Diabetes drug could increase stem cells in the womb to treat recurrent miscarriage

pharmafile | January 9, 2020 | News story | Business Services Stem cells, diabetes, insulin, miscarraiges, pregnancy 

A study led by the University of Warwick found that sitagliptin, a diabetes drug, could be used to treat recurrent miscarriage by targeting the lining of the womb.

Sitagliptin is the first drug of its kind to have shown it can increase stem cells in the lining of the womb, which helps increase the conditions to support pregnancy.

The study also showed the drug helps stem cells protect specilaised cells that surround the embryo from stress, which can breakdown a women’s womb lining during pregnancy.

The research was reported in the Journal EBioMedicine and the clinical trial included 38 women aged between 18 to 42, who had experienced a large number of recurrent miscarriages. They were given either an oral course of sitagliptin or a placebo for three menstrual cycles.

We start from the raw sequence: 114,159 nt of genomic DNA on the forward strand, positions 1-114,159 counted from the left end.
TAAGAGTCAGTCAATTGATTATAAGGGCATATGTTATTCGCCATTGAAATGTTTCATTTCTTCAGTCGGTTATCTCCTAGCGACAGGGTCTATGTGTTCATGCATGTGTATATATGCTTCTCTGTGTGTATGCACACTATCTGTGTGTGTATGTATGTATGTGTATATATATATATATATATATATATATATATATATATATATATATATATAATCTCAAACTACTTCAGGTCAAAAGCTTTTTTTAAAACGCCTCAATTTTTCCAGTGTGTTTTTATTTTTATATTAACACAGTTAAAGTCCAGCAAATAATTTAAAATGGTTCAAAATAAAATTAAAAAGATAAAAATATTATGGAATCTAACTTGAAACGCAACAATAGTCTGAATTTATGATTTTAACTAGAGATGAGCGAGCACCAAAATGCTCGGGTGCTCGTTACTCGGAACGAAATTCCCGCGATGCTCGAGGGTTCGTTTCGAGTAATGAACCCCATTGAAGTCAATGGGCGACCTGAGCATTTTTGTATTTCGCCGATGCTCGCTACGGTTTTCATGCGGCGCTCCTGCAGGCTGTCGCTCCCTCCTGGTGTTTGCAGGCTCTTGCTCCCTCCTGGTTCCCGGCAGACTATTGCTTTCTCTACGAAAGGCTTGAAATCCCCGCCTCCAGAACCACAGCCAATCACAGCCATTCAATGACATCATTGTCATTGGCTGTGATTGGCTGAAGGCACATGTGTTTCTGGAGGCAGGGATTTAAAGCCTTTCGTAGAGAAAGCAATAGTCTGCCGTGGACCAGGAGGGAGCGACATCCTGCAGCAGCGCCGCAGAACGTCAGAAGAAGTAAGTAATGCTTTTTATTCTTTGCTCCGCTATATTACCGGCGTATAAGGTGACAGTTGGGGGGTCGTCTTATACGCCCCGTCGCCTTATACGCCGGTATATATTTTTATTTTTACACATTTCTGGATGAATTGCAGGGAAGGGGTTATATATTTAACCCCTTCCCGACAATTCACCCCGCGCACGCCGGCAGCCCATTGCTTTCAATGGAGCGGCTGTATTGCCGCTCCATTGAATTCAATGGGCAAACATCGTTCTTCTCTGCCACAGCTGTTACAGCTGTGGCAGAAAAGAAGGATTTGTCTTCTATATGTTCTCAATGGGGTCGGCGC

The results showed an average increase of 68% in stem cell count in women who took the full course of sitagliptin. Comparatively there was no significant increase in those who had received the placebo.

Professor Siobhan Quenby, from Warwick Clinical Trials Unit, said: “We have improved the environment that an embryo develops in and in doing so we hope to improve the chances of a successful pregnancy. These are very early results and the treatment now needs to be further tested in a large-scale clinical trial.”

Warwick Medial School conducted the research together with University Hospitals Coventry and Warwickshire, and was supported by the NIHR Coventry and Warwickshire Clinical Research Facility. It was funded by Tommy’s National Miscarriage Research Centre.

Researchers are now aiming to carry out a larger clinical trial in the future.

Conor Kavanagh

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